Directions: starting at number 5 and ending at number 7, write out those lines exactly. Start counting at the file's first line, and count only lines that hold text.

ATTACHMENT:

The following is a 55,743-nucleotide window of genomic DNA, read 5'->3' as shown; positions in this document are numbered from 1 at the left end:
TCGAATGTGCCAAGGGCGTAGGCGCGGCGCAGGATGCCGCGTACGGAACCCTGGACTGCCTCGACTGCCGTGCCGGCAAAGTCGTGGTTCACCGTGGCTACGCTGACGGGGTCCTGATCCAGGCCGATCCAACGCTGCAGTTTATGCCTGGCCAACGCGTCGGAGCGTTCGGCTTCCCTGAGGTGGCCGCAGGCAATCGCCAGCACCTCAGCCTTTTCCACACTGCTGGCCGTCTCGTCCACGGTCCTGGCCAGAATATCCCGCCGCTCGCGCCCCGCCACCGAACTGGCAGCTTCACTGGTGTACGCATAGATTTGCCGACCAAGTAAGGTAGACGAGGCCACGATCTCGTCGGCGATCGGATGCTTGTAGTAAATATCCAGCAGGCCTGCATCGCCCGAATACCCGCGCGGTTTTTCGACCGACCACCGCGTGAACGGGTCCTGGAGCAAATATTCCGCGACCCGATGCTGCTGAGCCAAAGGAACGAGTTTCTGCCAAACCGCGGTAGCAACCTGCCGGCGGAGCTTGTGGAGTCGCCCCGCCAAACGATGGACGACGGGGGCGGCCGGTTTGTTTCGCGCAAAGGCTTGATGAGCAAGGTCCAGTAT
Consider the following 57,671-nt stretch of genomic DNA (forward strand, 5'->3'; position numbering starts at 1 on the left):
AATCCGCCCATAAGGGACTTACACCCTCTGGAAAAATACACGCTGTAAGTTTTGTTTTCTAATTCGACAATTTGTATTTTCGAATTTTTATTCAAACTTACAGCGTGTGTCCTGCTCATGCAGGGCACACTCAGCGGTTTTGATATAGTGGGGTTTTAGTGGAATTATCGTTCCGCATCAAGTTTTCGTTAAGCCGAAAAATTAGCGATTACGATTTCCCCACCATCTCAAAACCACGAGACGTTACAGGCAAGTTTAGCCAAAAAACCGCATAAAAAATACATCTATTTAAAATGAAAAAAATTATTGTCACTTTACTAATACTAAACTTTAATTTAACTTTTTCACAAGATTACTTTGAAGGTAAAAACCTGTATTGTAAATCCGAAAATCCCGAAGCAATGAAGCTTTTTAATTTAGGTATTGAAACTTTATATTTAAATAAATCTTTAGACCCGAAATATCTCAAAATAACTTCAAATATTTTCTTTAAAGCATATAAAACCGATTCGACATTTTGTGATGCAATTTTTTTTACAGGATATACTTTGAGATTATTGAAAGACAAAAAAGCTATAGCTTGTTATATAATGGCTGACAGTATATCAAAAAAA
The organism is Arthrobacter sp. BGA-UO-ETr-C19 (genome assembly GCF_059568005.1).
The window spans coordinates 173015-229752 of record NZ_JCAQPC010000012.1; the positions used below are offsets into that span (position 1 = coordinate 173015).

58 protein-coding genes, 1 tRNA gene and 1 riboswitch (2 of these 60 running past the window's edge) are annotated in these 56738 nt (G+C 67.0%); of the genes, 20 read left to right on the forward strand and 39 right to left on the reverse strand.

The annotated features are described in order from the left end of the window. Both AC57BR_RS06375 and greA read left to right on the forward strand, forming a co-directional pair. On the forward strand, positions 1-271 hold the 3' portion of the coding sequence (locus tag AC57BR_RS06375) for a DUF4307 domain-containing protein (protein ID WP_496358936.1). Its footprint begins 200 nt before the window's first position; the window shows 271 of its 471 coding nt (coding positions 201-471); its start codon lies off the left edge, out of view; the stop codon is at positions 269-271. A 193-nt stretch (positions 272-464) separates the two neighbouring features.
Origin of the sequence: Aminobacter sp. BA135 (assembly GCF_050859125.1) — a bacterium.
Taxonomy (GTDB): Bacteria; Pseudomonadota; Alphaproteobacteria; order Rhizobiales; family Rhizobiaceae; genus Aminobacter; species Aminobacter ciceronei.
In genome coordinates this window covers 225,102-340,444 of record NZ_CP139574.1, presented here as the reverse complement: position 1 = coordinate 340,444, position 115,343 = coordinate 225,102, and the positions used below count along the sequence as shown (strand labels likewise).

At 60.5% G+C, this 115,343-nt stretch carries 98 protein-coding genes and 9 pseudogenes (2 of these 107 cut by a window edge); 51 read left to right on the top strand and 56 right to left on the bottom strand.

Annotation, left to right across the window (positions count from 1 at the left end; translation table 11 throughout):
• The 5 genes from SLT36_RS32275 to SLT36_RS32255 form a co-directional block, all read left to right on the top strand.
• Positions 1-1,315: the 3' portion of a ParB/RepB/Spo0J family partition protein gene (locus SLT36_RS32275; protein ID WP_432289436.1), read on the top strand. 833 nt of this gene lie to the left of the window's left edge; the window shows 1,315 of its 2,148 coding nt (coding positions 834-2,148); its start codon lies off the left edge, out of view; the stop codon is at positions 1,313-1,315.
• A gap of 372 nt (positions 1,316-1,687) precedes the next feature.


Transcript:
The organism is Arthrobacter sp. BGA-UO-ETr-C19 (genome assembly GCF_059568005.1).
The window spans coordinates 173015-229752 of record NZ_JCAQPC010000012.1; the positions used below are offsets into that span (position 1 = coordinate 173015).

58 protein-coding genes, 1 tRNA gene and 1 riboswitch (2 of these 60 running past the window's edge) are annotated in these 56738 nt (G+C 67.0%); of the genes, 20 read left to right on the forward strand and 39 right to left on the reverse strand.